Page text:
Always keep the rule of fours in mind. If you transition at odd times, things can go wrong. For example, if you drop your track after 3 bars (on the 13th beat immediately after the 12th), then your tracks may not line up properly in the long run. If you however waited until the 17th beat, which is after 4 whole bars, then your transition will line up between the two tracks.

Of course, there’s nothing to say you can’t transition at less predictable intervals. For example, you could suddenly cut between two tunes in the middle of a phrase to create an unexpected change. This can be pretty hard to pull off so experiment with your music before performance!

2) Use EQ Effectively

EQ is the staple of mix transitioning. You can’t mix between two tracks without touching the EQ at all and you should never even try! Two tracks playing un-EQ’d at high volumes simultaneously will sound really poor and can cause damage to speaker systems. If you do this, prepare for an earful from the sound engineer or speaker owner!

The idea of transitioning with EQ is to prevent frequency clashes. The bass is the most important area to EQ properly during a transition given that too much bass will overload the sound system. High frequencies can also sound very clashy becoming piercing and painful. Mid frequencies clashing together can make your mix really muddy and unclear.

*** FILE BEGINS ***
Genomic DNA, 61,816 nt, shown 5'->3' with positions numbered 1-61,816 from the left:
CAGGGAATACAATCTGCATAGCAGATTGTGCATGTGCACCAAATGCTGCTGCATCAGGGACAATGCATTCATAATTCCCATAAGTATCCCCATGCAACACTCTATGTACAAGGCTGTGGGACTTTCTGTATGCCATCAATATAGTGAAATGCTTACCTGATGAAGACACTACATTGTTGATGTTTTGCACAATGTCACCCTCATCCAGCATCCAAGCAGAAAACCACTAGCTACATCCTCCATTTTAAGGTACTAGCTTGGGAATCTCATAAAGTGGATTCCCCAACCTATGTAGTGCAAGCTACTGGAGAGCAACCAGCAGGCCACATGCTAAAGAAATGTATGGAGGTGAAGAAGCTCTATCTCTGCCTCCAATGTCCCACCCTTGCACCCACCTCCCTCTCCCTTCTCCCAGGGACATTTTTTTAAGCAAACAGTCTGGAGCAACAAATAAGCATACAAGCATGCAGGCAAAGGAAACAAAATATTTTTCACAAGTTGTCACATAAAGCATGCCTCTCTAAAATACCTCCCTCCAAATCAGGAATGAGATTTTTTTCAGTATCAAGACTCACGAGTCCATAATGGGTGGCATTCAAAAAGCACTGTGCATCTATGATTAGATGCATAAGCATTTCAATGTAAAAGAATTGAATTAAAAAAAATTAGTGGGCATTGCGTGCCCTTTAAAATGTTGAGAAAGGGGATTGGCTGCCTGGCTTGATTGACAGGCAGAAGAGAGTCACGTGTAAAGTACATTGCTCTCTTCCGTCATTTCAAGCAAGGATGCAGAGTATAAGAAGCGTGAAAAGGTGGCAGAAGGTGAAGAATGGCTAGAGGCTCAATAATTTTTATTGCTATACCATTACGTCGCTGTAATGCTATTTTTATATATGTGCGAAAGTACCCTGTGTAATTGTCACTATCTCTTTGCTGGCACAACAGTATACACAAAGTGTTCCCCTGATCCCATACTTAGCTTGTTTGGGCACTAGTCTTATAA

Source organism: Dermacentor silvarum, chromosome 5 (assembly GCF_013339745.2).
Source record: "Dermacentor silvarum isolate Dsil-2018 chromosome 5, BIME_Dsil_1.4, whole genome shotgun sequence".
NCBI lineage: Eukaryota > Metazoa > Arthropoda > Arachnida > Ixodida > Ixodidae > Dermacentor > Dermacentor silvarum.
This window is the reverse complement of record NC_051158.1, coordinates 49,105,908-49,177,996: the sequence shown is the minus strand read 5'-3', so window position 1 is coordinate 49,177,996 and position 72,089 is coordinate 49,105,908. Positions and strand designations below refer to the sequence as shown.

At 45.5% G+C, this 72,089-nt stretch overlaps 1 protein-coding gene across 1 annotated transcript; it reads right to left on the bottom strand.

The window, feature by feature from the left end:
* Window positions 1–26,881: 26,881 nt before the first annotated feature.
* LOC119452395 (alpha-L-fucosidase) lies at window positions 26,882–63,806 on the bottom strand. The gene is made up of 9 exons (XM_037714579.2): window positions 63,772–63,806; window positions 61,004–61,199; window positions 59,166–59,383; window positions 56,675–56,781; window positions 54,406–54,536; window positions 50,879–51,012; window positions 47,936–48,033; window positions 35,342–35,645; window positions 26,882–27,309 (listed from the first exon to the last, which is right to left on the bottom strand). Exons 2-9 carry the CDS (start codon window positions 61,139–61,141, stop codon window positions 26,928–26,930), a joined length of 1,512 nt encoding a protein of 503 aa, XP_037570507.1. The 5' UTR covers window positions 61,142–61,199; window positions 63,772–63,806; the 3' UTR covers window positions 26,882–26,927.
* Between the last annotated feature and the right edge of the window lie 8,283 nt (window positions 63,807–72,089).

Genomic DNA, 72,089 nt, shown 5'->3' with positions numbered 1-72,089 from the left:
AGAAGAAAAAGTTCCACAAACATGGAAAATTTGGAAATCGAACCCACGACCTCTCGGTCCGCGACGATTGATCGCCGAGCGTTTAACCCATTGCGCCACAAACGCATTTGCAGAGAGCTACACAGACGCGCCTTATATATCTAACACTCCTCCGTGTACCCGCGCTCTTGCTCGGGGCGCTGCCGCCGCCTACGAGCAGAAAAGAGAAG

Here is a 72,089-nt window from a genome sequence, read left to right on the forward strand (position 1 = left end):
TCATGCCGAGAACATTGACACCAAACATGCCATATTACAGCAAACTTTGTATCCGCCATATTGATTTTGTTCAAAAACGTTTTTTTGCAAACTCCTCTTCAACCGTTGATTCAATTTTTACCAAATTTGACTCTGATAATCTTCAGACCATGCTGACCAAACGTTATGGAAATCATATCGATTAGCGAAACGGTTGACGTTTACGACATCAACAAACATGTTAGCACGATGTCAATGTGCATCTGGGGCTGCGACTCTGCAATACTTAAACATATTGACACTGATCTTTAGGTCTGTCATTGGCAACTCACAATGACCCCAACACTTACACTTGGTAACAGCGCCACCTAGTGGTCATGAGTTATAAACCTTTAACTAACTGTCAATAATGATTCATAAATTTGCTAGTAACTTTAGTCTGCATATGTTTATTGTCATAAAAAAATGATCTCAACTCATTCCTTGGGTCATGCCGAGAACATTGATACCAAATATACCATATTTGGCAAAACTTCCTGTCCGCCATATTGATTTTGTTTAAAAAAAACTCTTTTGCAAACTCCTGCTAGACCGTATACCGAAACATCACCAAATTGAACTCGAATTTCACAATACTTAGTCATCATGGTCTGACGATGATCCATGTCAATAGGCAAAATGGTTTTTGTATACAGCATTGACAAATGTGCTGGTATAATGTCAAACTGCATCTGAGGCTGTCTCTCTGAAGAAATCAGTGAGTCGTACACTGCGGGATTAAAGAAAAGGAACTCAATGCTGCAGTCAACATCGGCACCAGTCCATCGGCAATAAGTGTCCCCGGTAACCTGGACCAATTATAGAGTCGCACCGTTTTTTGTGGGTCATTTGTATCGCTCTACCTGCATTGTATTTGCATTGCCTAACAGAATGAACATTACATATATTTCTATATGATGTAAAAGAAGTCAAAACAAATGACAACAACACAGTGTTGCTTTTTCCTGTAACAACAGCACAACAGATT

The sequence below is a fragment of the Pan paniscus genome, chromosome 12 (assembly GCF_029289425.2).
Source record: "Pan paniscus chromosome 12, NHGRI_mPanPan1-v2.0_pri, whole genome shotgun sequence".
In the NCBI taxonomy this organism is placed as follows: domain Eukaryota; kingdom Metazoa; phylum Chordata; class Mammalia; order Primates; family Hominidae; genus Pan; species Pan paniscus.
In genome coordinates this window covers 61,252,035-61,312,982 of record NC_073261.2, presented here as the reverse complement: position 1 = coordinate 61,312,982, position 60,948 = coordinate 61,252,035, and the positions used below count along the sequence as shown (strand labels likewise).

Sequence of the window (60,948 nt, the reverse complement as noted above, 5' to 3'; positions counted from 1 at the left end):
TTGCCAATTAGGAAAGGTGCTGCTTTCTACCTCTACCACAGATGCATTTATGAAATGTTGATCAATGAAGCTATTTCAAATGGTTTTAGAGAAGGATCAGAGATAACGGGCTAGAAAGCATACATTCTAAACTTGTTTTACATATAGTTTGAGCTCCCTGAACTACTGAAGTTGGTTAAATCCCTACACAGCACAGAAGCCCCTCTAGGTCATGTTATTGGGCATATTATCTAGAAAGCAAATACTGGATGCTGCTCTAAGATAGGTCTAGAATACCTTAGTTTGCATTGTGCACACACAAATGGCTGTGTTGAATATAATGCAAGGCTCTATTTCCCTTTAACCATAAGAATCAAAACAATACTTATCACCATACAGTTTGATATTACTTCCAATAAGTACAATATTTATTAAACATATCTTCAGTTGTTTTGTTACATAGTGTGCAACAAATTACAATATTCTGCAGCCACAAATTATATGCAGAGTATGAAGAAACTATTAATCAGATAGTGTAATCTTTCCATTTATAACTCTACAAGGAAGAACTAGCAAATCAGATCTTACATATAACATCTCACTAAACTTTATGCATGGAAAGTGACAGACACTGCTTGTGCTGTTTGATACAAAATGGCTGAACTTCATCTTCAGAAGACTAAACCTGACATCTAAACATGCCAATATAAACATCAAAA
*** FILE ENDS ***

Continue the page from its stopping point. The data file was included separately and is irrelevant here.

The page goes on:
It’s important to mention that sometimes you will want to mix frequencies together between two or more tracks, you just have to be careful. Want some jingles or hand claps from track 1 and hi hats from track 2? Experiment and find a balance where the two sound balanced.

Balance is the whole point of EQ – it’s called equalization for a reason!

A Basic EQ Transition

Step 1) Prepare by turning the bass frequencies down on the track you’re about to mix in, and probably a bit of mids and highs too.

Step 2) Choose your moment and lift up the fader, you might want to gradually fade the track in over a few bars or fade it in suddenly, probably 4 bars before you make the full transition.

Step 3) Once you’re approaching the transition, reduce the frequencies on the first track and compensate by elevating the frequencies on the second track. For example, you may cut the entire bass of your first track and turn the bass to 0dB (in the middle) on the second track so the new bassline replaces the old. You can do this for other frequencies too. You may leave the highs in from track 1 and keep them low on track 2 to introduce a few bars later. Remember, you can be gradual and subtle or go for a quick mix where the two tracks suddenly swap parts.

3) Using FX

Some genres call for quick mixes and transitions with fast cutting basslines but others call for subtler, longer transitions which evolve over longer phrases. FX can really help here.

Sometimes, it might sound pretty obvious that you’re just slowly elevating the fader on your new track until the two tracks are obviously playing together.

For a more creative transition, use FX to mask your 2nd track as you bring it in. Once you approach the point of transition, cut the bass on your first track for a little 4 beat break before then removing your FX and switching to your 2nd track.

4) Use Filters

Filtering basically simplifies the process of using all 3 EQs during a transition with the sacrifice of some control. If you turn a filter towards the high end, it’ll filter out everything below that point. If you turn it towards the low end, it’ll filter everything above that point.